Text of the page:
On #rhizo14 today, @teachnorthern asked for permission (not actually needed) to use the post http://francesbell.wordpress.com/2014/01/26/dimensions-of-power-knowledge-and-rhizomatic-thinking/  with teacher training students.  I agreed and offered her a student activity that I had used over several years with Masters students who were starting to look at theories of power and how they might be applied in practice.

I offered to share this with her so thought I would publish it here.  If you want to use this sheet (feel free to adapt) , you may wish to remove the text in square brackets []

In-class exercise –Power Lecture

  1. Vote on statements – agree or disagree
  • Students have power over teachers
  • Teachers have power over students

[I asked them for examples after a short period to discuss amongst themselves .  They could think of lots of examples of the second (many relating to Turnitin) but the first one was more challenging.]

2. Read extract below.

3. Discuss with your neighbour

  • Value of relational view of power in understanding scenario below
  • ONE good example of relational nature of power

4. Be prepared to share with class

Example from Frances Bell’s Blog

What I meant by seeing power as relational was that:

  • rather than describing power relations between A and B (I was thinking people here) as A has power over B
  • we could describe these relations by saying how each of A and B affect and are affected by the (power) relations between them

(Health warning; although I was once a secondary school Maths teacher, my experience is a little out of date)

So for example with students and teachers in a hypothetical class

T(eacher) instructs students that Pi = 3.142 when teaching a class on finding the area of a circle.
S(tudent )1 accepts that and uses that value in his calculation. He accepts the knowledge of Pi from the teacher without question
S2 spends a little time researching Pi and discovers that 3.142 is an approximation. In her homework answers, she explains why she has chosen to use a value of Pi to 10 decimal places, whilst still recognising that her answer is still an approximation, but a better one than she would have achieved by using 3.142.

Scenario A
T gives slightly higher mark to S1 than S2. S1 and S2 compare notes, and both decide that T has missed an opportunity to share something interesting with the class. T goes down in estimation of S1 and S2, who are getting confirmed in their view that school maths is pretty boring. S2 thinks that she won’t bother to research around the subject in future but use her internet skills for learning about stuff within her control.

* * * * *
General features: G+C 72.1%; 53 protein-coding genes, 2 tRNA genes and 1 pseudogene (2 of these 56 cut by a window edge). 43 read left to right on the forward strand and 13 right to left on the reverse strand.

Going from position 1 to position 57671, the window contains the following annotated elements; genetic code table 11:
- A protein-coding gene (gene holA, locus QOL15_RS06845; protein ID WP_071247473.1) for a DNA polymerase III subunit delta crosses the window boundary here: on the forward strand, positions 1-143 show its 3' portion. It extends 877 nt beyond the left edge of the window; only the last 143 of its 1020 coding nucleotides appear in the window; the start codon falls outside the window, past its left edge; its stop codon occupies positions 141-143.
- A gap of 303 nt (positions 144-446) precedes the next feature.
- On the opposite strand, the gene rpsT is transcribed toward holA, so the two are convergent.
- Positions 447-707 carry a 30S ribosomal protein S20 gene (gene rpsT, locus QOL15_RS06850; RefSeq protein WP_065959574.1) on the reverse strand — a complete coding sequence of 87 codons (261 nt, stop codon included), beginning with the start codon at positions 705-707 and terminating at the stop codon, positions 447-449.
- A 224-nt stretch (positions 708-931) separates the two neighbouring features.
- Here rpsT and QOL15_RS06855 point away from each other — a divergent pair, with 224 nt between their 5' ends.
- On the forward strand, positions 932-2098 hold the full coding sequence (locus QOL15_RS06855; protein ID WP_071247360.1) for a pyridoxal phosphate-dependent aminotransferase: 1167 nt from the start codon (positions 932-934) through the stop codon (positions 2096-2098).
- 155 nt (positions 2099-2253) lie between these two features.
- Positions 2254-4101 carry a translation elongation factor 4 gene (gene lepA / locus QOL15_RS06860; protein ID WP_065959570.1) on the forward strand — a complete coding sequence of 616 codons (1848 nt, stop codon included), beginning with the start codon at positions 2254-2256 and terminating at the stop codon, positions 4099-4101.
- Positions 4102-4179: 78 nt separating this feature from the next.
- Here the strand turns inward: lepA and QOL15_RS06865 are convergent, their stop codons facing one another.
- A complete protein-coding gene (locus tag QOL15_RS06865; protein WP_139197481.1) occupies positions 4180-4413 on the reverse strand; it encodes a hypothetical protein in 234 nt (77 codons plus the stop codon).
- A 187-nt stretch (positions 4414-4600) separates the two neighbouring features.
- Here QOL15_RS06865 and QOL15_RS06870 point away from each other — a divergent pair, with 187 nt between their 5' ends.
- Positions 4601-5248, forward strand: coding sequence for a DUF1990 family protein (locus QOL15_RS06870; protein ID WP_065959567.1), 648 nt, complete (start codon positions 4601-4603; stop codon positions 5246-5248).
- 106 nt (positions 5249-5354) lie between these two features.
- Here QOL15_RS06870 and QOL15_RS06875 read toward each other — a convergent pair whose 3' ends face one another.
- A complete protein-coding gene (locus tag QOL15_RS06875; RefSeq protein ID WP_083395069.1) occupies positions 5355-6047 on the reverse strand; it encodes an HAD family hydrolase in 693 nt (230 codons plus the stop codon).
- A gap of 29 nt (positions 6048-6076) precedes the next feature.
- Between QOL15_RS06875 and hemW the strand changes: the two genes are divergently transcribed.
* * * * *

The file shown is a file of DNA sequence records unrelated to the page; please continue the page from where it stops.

Scenario B
T gives top marks to S1 and S2, and uses the opportunity to highlight S2’s research to the class, going on to talk about the provisional nature of knowledge, the value of estimation (depending on context of problem) and the opportunity for students to challenge working assumptions. All students have opportunity to extend on basic knowledge from instruction, they see resourceful behaviour being recognised, and S2’s work is validate by T, as well as being enjoyable in its own right. T is seen (by some students at least) as someone who recognises that knowledge is open to question, and is not threatened by challenges from students.

A relational view of power would go beyond the question:
In which scenario does T have more power over the students?
The question wouldn’t really make sense. A better question might be:
In which scenario do students have more effective agency? If student goals were passing standard tests, the answer might be Scenario A. If student goals were learning and having fun, then maybe B.
It’s pretty complicated thinking about knowledge, power, agency and context, and for these scenarios the important power relations may go way beyond the classroom context – institution, parents, government, etc.

[We would finish with a discussion of whether the scenarios resonated with them and what difference this might make to their learning]

Resources

http://francesbell.wordpress.com/2014/01/26/dimensions-of-power-knowledge-and-rhizomatic-thinking/

 

http://stevenlukes.net/

 

http://stevenlukes.files.wordpress.com/2012/06/2-power-for-encyclopedia.pdf

 

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Frances Bell’s Blog by Frances Bell is licensed under aCreative Commons Attribution-NonCommercial 3.0 Unported License.
Based on a work at www.francesbell.wordpress.com.


Dimensions of power, knowledge and rhizomatic thinking

fistssmall
CCl by Erwin from http://www.flickr.com/photos/erwinb/3636991314/